Farm Bill Update
By Patty Lovera
Yesterday, the Senate Agriculture Committee passed its version of the 2012 farm bill. The next step in the process is for the bill to go to the Senate floor. We do not know when that will happen, although the Chair of the committee, Senator Debbie Stabenow (D-Michigan), says it will be in “a few weeks.”
Overall, this is not the fair farm bill we have been fighting for, although there are a few bright spots (mostly on existing programs that were threatened but survived.) The Senate bill cuts support for nutrition programs that feed the neediest families, fails to provide an adequate safety net for farmers when prices are low and costs are high, and does nothing to address the power of big agribusiness over farmers and consumers. While it increased funding for some local food systems and organic farm programs, the funding for these programs remains about one out of every thousand dollars spent by this bill.
The Senate Agriculture committee kept the bill secret for months and only released it to the public less than a week before it was passed out of committee. Over a hundred amendments were listed when the committee met to consider the bill, however many of them were never introduced for a vote. Some of the potential amendments would have been dramatic improvements to the bill, such as Senator Grassley’s packer ban amendment and Senator Kirsten Gillibrand’s (D-New York) amendment to fund research into non-GE seeds and animal breeds, but these were not put up for a vote.
Commodities: The new farm bill eliminates some and rewrites other commodity programs. The changes mostly focus on providing $2.7 billion more in taxpayer subsidies for crop insurance over the next decade, funding that ultimately ends up in the pockets of crop insurance companies, not farmers. Food & Water Watch supports a program like the strategic petroleum reserve for commodities that would ensure that farmers were paid more than it cost to produce their crops, and according to the University of Tennessee, would save money and protect farm incomes. This reserve program was not included in the Senate bill.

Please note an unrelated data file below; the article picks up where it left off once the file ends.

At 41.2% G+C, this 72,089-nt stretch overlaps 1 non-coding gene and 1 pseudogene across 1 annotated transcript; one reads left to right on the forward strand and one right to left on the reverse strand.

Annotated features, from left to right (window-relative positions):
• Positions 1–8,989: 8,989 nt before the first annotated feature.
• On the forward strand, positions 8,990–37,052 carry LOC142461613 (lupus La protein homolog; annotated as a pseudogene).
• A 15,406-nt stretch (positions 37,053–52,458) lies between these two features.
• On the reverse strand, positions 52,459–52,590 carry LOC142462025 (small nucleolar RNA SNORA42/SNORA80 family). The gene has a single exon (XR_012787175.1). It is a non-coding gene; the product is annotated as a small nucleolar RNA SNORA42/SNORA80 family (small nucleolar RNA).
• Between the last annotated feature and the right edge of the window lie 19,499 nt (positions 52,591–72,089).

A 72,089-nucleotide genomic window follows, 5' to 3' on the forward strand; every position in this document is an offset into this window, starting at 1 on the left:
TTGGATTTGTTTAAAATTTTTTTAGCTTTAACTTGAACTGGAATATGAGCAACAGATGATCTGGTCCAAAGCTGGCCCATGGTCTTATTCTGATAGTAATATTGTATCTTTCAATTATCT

Competition: The Senate committee version of the bill fails to protect farmers and consumers from the monopoly power in the food supply – the tiny number of giant meatpackers, food processors and retailers that drive down prices for farmers and reduce choices for consumers. Senator Chuck Grassley’s (R-Iowa) amendment to ban meatpacker ownership of livestock would have been an important addition to the bill that would have tackled a key piece of the competition issue, but the amendment was not put up for a vote.
Conservation: The bill makes significant cuts to conservation programs that could allow about 9 million acres currently in the two main conservation programs to return to full production and fails to close a loophole in a conservation program called EQIP that targets 60 percent of the funding for factory livestock farms to deal with their excessive amounts of manure.
Nutrition: The bill cuts $4 billion from nutrition programs like food stamps over the next decade, primarily by making it harder for lower-income families to qualify for nutrition programs.
The bill can still be amended when it goes to the Senate floor and the “managers amendment” (written by Senator Stabenow) can alter the bill before it goes to the floor.
Find out why we’re working to make the farm bill fair for farmers and consumers here.